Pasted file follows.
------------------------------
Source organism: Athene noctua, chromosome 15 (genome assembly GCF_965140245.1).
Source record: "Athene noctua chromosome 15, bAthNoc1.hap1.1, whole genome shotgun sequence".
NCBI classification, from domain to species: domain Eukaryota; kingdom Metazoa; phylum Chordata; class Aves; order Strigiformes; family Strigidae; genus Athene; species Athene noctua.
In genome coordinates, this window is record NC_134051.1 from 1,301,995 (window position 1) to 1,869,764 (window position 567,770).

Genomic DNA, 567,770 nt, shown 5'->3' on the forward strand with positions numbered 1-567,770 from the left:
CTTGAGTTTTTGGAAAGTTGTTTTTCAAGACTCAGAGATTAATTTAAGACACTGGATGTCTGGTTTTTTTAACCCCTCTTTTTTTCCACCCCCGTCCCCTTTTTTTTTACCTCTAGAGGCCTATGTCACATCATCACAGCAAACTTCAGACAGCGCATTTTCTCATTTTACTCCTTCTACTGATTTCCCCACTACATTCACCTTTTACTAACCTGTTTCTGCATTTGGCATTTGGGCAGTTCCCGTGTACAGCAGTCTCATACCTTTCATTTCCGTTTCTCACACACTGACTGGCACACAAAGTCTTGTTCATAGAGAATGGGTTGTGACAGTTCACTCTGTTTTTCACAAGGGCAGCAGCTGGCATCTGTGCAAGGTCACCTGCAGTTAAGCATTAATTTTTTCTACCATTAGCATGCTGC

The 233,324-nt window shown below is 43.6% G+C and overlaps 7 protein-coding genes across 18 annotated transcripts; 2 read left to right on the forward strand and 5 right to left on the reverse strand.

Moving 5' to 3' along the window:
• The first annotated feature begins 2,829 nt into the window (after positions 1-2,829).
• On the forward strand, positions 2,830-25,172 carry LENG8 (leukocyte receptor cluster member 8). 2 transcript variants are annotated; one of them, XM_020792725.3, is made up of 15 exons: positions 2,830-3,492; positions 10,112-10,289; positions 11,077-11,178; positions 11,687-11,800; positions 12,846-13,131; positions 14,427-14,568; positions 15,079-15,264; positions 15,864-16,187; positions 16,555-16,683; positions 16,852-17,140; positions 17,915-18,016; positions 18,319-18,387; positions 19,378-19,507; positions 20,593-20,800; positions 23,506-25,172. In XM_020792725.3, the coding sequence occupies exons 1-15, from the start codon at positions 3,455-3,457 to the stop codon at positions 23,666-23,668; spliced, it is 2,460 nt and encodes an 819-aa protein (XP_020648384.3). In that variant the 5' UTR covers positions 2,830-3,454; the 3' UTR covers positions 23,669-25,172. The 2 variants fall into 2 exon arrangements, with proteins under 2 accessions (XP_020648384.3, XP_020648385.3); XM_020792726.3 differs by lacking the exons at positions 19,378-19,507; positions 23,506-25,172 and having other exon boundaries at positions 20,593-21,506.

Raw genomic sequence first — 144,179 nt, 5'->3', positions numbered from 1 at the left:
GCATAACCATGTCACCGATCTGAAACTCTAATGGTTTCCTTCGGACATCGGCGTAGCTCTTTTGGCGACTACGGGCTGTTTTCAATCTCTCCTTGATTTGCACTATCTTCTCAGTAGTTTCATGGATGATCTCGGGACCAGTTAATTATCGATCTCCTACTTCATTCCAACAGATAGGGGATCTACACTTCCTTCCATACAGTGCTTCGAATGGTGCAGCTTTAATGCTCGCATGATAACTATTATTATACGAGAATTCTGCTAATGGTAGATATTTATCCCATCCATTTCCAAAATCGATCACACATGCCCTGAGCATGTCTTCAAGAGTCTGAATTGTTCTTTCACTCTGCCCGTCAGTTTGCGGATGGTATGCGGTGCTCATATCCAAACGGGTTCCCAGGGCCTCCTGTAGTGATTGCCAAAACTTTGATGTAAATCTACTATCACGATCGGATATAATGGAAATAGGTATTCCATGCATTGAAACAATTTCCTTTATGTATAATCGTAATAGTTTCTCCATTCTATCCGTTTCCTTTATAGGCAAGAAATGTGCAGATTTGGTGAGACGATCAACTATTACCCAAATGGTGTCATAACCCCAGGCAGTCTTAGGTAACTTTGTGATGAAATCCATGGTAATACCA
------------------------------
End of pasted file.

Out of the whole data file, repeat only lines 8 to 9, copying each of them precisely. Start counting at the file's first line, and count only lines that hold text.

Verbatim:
Moving 5' to 3' along the window:
• The first annotated feature begins 2,829 nt into the window (after positions 1-2,829).